Prof Alison Wylie (Departments of Philosophy and Anthropology, University of Washington - Seattle, Department of Philosophy, Durham University, UK) on "What Knowers Know Well: Why feminism matters, to archaeology for example".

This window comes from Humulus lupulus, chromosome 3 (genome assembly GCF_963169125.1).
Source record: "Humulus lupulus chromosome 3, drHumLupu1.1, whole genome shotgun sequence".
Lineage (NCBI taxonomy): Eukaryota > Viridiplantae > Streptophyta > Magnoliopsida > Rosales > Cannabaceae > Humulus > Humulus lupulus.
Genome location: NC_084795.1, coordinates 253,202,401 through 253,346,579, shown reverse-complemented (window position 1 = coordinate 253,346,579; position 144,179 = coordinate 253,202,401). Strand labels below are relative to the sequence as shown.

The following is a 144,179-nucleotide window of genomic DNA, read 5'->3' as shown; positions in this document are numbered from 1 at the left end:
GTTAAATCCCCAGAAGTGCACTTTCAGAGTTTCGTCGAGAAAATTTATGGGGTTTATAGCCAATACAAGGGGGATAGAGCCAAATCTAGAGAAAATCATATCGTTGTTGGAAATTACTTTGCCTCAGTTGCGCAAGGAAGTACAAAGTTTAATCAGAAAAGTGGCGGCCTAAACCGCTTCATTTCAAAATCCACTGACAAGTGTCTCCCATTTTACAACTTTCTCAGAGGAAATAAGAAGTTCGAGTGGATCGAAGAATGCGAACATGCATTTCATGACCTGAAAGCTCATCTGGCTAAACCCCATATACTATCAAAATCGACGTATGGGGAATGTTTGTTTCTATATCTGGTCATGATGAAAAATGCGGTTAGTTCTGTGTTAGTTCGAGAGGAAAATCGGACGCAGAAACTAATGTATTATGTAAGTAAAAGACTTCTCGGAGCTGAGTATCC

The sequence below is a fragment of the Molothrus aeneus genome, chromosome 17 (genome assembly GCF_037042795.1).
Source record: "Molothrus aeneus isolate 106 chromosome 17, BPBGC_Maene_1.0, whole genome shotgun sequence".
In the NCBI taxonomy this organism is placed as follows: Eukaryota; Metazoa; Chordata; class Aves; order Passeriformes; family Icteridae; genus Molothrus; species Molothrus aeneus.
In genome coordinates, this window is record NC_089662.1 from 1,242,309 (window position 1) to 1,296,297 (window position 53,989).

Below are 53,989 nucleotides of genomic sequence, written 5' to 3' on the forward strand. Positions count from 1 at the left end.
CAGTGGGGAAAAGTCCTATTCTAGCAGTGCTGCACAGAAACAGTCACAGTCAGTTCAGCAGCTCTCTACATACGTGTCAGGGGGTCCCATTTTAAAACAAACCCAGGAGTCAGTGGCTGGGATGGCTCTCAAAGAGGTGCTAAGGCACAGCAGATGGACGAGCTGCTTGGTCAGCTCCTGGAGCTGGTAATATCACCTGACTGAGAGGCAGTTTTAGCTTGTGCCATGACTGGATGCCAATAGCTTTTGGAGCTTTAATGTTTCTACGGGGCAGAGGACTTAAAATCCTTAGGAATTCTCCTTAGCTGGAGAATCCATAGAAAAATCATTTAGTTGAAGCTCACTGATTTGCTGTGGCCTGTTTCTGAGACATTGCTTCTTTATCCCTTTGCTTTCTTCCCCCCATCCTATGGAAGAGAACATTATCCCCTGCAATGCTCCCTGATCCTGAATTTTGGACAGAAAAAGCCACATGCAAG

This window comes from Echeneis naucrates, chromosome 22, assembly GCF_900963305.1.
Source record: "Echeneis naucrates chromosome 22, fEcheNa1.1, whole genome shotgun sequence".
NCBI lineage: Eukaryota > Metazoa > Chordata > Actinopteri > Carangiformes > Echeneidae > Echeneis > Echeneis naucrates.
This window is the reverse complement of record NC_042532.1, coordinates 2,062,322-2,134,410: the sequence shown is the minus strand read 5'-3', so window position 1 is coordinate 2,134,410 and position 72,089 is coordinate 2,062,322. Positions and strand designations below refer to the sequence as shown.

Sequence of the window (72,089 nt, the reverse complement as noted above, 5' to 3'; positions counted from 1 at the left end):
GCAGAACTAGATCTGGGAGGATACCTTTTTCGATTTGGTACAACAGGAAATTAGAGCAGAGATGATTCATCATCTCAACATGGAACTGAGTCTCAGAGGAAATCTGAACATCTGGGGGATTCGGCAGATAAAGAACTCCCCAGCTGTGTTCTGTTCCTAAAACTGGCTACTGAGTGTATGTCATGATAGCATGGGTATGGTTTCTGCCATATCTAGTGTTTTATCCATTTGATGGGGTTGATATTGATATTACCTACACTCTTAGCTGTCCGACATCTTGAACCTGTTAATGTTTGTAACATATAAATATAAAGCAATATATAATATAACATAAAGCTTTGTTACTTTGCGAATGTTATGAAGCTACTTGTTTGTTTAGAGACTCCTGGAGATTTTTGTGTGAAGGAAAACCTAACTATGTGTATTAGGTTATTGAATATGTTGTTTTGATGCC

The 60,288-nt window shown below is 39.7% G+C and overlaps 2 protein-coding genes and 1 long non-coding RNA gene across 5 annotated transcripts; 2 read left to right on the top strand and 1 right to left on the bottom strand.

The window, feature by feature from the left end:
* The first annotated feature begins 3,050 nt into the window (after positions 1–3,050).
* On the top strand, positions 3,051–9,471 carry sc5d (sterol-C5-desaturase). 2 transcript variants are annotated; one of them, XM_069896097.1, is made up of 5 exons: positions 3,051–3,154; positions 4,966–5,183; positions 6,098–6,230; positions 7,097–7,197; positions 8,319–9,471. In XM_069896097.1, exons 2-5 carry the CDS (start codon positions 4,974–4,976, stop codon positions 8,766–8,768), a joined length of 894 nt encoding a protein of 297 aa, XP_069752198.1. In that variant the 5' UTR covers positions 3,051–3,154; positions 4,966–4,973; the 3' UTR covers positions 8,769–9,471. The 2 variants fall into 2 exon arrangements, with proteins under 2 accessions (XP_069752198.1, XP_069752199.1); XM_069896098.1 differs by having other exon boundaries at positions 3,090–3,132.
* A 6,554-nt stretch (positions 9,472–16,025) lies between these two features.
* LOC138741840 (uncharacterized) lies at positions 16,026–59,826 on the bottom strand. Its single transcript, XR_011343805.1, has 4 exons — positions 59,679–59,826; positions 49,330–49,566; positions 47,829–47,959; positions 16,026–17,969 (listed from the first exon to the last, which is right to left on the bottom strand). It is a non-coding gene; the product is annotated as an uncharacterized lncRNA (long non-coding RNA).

Abstract: A growing number of critical/social epistemologists argue that, rather than compromising the integrity of empirical inquiry, situated interests and value commitments can be a crucial epistemic resource. I draw out the implications of this claim through analysis of 'gender archaeology', a vigorous research program that has in many ways transformed what we know about the past. Despite its roots in a set of recognizably feminist critiques of disciplinary androcentrism and sexism, some of its strongest advocates deny that they are in any way influenced by feminist politics. I question their conviction that research is only credible if it approximates a 'view from nowhere', and propose that we reformulate ideals of objectivity in terms that mobilize the situated interests and experience of diverse knowers. In particular, I argue that what’s required is not the absence of contextual values but an explicitly critical and constructionist standpoint on their role in knowledge production.